Malaysia has agreed to allow the Chinese navy the use of the strategic port of Kota Kinabalu on north-east Borneo, close to the disputed Spratly Islands, despite its own reservations about Beijing's activities in the South China Sea.
China has yet to indicate when it might begin docking there.
Kuala Lumpur made the offer in order to maintain a neutral position as tensions simmer over territorial disputes in the resource-rich waters, through which US$5 trillion (S$7.1 trillion) of the world's trade passes each year.
The agreement between the People's Liberation Army (PLA) navy and its Malaysian counterpart, struck on Nov 10, comes just weeks after a United States warship stopped at Kota Kinabalu after conducting a patrol just 12 nautical miles off the Subi Reef.
The reef was one of several sites where China has conducted reclamation and building works despite the overlapping territorial claims that it has with several South-east Asian countries as well as Taiwan in the area.
The patrol provoked fury from Beijing, while US President Barack Obama has himself reportedly chided Australian Prime Minister Malcolm Turnbull over the 99-year lease of Darwin port to a Chinese company that has been linked to the PLA.
China and the US have increasingly come up against each other in the region as Beijing flexes its muscles over its claims in the South China Sea and Washington is intent on showing it is the primary power in the region. The US had sailed its navy ship close to Subi Reef to demonstrate the freedom of navigation of the area and said it would continue to conduct such air and naval patrols.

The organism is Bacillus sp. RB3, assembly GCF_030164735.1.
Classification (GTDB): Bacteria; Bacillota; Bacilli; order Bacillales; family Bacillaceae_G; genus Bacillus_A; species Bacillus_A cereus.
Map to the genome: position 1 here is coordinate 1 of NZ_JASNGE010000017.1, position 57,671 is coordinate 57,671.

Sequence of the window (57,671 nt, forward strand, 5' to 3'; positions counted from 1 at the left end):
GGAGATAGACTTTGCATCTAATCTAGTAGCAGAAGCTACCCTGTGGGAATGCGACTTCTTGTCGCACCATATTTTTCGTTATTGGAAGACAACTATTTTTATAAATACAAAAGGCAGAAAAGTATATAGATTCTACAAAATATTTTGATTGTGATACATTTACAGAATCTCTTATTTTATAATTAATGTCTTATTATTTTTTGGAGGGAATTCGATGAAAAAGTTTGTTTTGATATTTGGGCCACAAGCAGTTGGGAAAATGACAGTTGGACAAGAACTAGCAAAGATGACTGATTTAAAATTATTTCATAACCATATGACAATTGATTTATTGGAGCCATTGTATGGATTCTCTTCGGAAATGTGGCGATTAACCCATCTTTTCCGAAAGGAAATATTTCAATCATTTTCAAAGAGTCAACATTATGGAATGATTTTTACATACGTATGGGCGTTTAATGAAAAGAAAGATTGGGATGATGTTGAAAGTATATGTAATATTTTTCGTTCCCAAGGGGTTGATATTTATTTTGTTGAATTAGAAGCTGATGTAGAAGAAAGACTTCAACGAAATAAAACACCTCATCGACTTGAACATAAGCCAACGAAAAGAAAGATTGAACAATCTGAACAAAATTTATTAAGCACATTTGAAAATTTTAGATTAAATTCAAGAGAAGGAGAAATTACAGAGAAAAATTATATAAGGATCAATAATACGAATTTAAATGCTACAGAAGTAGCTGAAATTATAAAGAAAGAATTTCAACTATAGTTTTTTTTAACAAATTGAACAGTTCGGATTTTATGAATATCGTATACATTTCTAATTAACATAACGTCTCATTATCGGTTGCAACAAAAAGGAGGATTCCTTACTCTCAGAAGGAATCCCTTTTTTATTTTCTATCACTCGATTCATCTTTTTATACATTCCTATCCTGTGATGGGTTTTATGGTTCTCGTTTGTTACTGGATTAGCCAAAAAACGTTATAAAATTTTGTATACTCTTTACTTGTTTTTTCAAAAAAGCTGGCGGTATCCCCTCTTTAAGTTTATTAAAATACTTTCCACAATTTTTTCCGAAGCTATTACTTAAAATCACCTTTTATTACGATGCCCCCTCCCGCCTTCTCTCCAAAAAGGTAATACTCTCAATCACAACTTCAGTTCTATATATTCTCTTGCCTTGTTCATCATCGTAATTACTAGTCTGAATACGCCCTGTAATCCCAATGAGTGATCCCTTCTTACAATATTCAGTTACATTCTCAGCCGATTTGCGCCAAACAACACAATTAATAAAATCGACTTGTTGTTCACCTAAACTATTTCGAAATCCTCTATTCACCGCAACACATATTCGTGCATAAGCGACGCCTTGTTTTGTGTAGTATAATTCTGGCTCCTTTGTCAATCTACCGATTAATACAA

Tan Sri Abdul Aziz Jaafar, who was until last Wednesday the Malaysian navy chief, told The Sunday Times that the PLA navy "has noted the offer, but no indication yet" has been given on when it may begin to dock at Kota Kinabalu. "(It was a) similar offer as extended to the USN to show we don't take sides," he added, using the acronym for the US Navy.
According to state news agency Bernama, Malaysia offered the use of the port as a stopover to strengthen defence ties between the two countries.
Mr Abdul Aziz was quoted as saying that the port has also received visits from US and French vessels in the past and that enhanced defence relations with China would help overcome issues relating to overlapping border claims.
Much of ASEAN diplomacy over the past few years has been encumbered by territorial disputes in the South China Sea, as evidenced by the scrapping of two joint statements after ministerial meetings since 2012, the only times this has happened in the regional bloc's nearly five-decade-long history.
The most recent was at the ASEAN Defence Ministers Meeting earlier this month, which was held shortly after the US Navy's patrol near Subi Reef.
Director of foreign policy and security studies at Malaysia's Institute of Strategic and International Studies Elina Noor told The Sunday Times that Malaysia does not want "to be seen as welcoming to only any one party".
She added that, given the existing comprehensive defence relations with China, the stopover offer was not a huge departure from current policy.
This article was first published on November 22, 2015.
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